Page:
Britain’s health secretary has defended his comparison of Covid-19 and the flu, saying the country must learn to live with the virus because “it could be with us forever”.
Sajid Javid delivered the stark forecast as he insisted England is ready to lift Plan B restrictions — a move that will bring millions of people back to work places and end mandatory Covid-19 passes for crowded venues.
Mr Javid, who is seen as a potential prime ministerial candidate if Boris Johnson is forced to step down over the party scandal, laid out his vision for easing society back into a more normal routine with the threat of the coronavirus remaining.
He said England’s booster vaccine campaign, antiviral drugs used to treat Covid-19 patients and the testing regime had played key roles in bolstering the country’s defences against the disease and made it possible to keep the economy open.
He defended his decision to put the virus on par with the flu, despite some being ridiculed for making such a comparison early on in the pandemic.
“We need to learn to live with it,” Mr Javid told Sky News. “Sadly, people die of flu as well.
“In a bad flu year you can sadly lose about 20,000 lives but we don’t shut down our entire country and put in place lots of restrictions to deal with it.
“We need to continue with our lives, with sensible, appropriate and proportionate measures.
“Covid is not going away. It’s going to be with us for many, many years, perhaps forever, and we have to learn to live with it.”
The health secretary said further down the line an annual vaccine could be offered to people, much like the yearly flu shot.
He said “we may well have” an annual Covid-19 vaccination programme for people, adding: “I think that’s where we will probably end up.”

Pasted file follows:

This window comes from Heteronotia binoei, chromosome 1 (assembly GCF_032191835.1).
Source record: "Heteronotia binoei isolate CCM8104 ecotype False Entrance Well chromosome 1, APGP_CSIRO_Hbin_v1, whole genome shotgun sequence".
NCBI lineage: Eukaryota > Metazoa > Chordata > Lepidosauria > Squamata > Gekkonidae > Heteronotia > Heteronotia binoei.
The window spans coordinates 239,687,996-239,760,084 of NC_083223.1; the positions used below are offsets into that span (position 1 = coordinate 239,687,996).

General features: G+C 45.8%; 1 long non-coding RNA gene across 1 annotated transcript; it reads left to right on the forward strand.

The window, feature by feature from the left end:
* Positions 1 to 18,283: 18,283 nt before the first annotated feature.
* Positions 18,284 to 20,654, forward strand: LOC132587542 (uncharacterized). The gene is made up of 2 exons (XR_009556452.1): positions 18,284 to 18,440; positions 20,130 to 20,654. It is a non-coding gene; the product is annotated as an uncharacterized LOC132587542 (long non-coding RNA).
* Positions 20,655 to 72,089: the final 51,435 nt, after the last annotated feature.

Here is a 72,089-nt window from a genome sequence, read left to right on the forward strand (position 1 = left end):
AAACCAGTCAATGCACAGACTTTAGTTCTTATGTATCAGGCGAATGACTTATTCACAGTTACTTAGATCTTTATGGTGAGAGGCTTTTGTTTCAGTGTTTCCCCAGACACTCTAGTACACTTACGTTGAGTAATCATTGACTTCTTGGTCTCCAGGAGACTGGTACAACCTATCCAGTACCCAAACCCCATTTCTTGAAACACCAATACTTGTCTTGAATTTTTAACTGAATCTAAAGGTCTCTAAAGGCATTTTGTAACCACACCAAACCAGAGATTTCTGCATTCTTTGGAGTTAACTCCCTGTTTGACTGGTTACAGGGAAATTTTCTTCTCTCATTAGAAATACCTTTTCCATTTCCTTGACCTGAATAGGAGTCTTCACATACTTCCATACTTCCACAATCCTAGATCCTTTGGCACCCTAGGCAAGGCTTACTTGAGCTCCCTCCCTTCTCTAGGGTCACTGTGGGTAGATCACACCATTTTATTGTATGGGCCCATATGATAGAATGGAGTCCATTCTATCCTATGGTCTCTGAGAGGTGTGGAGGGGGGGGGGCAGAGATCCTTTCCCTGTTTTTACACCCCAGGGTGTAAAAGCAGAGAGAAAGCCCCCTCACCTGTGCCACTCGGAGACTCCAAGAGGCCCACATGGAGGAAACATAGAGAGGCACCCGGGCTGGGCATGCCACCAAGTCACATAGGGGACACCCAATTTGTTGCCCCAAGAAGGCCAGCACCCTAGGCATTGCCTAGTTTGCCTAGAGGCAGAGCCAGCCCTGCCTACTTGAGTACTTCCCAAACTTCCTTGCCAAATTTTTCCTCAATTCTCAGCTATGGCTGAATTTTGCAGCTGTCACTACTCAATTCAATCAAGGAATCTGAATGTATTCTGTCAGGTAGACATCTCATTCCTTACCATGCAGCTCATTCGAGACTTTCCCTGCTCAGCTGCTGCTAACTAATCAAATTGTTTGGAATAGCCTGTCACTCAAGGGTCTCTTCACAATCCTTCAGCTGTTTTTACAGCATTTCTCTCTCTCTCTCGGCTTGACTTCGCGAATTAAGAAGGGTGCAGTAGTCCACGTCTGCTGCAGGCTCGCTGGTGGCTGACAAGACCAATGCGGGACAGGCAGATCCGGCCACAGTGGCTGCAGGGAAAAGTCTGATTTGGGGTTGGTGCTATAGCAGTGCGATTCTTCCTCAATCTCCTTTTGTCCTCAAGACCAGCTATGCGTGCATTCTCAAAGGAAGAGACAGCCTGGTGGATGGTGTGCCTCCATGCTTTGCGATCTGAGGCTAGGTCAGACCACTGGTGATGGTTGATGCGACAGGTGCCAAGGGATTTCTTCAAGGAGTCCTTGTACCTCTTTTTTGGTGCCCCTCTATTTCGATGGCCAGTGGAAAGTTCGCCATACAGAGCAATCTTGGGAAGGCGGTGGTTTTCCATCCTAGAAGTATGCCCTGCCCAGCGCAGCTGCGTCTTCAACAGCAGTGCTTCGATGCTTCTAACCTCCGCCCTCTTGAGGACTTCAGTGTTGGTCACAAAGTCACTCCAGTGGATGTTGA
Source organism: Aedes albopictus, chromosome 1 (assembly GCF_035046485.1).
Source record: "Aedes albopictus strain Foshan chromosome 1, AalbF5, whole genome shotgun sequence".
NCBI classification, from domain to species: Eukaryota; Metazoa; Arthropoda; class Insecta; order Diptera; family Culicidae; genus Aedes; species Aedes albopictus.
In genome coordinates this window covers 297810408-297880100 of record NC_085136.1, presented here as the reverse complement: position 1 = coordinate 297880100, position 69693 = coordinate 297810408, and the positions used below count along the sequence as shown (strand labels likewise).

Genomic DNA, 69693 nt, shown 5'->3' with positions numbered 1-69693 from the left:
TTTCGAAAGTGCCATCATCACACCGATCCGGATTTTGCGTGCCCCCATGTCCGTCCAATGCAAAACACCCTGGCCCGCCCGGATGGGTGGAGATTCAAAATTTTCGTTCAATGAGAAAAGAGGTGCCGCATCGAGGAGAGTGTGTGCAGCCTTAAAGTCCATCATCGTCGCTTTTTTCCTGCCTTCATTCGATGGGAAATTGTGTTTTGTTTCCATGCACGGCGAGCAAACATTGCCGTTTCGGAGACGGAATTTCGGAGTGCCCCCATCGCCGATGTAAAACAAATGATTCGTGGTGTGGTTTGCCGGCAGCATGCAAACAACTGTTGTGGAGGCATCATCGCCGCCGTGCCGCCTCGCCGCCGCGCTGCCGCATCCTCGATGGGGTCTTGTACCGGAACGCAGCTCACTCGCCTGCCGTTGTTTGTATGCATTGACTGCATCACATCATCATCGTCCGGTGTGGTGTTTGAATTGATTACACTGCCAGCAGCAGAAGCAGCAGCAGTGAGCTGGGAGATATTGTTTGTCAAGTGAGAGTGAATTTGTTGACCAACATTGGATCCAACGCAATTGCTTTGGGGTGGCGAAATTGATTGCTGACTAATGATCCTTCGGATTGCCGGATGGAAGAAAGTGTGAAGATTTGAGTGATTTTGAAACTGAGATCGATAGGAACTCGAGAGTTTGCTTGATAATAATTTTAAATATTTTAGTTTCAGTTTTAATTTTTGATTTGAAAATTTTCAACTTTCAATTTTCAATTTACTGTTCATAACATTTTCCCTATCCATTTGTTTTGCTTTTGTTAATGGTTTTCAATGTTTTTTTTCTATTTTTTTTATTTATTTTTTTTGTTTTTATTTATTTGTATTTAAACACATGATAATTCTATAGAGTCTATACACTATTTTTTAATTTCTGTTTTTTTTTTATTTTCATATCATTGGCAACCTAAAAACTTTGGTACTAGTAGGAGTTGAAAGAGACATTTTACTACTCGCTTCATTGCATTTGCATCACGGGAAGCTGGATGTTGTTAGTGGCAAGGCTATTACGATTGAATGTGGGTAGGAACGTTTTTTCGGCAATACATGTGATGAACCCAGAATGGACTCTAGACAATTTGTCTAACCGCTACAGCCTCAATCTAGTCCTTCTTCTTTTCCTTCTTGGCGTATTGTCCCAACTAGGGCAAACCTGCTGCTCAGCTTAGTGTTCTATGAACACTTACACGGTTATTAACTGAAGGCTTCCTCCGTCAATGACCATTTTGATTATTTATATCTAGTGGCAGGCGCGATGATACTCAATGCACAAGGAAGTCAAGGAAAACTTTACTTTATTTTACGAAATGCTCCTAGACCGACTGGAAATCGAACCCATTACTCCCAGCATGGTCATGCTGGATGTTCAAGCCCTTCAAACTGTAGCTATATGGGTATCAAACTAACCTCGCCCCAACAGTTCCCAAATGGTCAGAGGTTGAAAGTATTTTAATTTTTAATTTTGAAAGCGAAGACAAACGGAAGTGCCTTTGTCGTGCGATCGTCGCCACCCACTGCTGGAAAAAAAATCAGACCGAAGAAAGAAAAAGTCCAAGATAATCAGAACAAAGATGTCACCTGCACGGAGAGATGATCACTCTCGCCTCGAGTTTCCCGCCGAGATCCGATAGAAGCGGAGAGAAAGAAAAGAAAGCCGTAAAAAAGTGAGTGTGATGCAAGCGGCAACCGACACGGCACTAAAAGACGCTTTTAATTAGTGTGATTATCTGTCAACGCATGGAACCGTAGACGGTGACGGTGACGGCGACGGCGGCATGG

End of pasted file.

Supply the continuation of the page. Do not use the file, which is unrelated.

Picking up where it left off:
He said the UK is “leading Europe in the transition from pandemic to endemic and we’re leading the way in showing the world how you can live with Covid”.
On Wednesday the government announced that the Plan B restrictions would expire on January 29.
The set of measures were introduced in early December in response to the rapid spread of the Omicron variant of the disease.
The changes will mean that from next Thursday people in England will no longer be required to work from home and will not have to wear face masks in public indoor settings and on public transport.
Crowded venues will not have to check whether patrons have been vaccinated or have tested negative for Covid-19.
Instead, the National Health Service Covid pass scheme will be voluntary and managers can choose to drop it or continue with it.
Ministers have also decided that the legal requirement for people with coronavirus to self-isolate will also be allowed to lapse when the regulation expires on March 24. However, that date could be brought forward.
Mr Javid left the door open for the rule to be extended though.
“We will decide as we get closer to March based on the data at the time,” he said.
The move could help appease Mr Johnson’s critics in his own party at a time when he is under intense pressure over alleged Downing Street parties.
The inquiry into the gatherings is expected to be published next week and Mr Johnson has pledged to make a statement in light of the findings.